Robyn, national standards do not shut one side or the other out, no more than the AP curriculum I teach in calculus prevents me from teaching a blend of reform calculus and traditional -- never has, never will! A Regents curriculum never prevented the creative competent teacher from teaching above and beyond.
As far as profound disagreement between mathematicians and educators, it so happens that I had the opportunity to speak directly to both Max Bell, the developer of Everyday Math and Zalman Usiskin, the director of UCSMP. Max Bell always expected automaticity of basic facts, but not via traditional worksheets. He believed that the facts could be learned through the daily games built into the program. I never quite bought into that because facts need reinforcement in a variety of ways including saying them, writing them and using them. Further, I suggested that not all teachers would have the time or take the time to play the games, and might fall into the trap of thinking the games are not essential. Oh, well...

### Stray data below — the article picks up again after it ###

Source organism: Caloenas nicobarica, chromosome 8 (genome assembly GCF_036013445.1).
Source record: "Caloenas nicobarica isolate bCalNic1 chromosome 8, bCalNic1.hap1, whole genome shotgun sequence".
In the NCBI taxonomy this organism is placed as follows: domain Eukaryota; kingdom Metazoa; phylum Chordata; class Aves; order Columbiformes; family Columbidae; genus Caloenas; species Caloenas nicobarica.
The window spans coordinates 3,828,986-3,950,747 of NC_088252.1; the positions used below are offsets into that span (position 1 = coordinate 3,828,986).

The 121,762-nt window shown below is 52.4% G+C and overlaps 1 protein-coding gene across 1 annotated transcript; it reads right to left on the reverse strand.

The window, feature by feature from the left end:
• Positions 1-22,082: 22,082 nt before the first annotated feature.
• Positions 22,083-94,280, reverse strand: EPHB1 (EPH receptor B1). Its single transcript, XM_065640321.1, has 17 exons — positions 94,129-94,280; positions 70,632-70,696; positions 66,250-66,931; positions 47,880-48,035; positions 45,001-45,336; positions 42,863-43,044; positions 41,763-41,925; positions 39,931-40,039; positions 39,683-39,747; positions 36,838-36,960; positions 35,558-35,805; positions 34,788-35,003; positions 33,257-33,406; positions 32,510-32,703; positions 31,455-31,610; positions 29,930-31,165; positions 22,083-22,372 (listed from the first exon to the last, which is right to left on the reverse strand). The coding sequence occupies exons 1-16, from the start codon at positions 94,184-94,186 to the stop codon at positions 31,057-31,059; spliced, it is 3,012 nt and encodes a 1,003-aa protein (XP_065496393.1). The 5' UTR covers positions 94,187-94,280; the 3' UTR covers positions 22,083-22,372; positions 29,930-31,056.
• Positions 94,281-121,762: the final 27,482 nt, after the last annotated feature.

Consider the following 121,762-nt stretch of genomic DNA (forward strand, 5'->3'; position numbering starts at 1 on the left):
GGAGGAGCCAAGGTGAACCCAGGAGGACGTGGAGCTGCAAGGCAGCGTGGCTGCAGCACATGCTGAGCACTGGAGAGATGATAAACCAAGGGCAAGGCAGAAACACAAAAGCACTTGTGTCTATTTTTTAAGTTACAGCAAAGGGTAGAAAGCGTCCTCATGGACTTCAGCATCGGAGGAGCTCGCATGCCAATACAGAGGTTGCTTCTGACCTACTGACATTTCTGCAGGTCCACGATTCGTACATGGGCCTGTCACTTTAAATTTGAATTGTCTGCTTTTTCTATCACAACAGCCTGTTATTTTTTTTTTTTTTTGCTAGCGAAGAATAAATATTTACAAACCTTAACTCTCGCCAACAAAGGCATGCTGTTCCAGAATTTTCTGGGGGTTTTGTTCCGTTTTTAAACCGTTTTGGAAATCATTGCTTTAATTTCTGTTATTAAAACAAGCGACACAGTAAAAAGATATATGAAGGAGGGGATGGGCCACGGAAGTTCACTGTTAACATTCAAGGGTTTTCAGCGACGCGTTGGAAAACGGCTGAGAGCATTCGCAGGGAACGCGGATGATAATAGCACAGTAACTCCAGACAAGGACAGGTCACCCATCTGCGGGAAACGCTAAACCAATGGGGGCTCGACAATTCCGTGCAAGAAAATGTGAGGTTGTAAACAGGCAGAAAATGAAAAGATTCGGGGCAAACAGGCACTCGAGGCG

The members of the national Math Panel are weighted toward traditionalists but NCTM and other reformers are represented. The makeup of the math committee for the American Diploma Project is similarly weighted but I do see more balance. They will somehow reach consensus and neither side will be ignored. Call me naive, but I believe this. I'm involved in the process, I am a parent and I give a ****. I need your support and a few hundred thousand others!!

Anonymous said...

But what to do if you don't trust the states, and if you don't trust the feds?

And if you think bad things about the hyper-constructivists and the back to basics folks?

I just do things privately. Traditional framework, with some modern pedagogy grafted on top. It works, but only for my one school.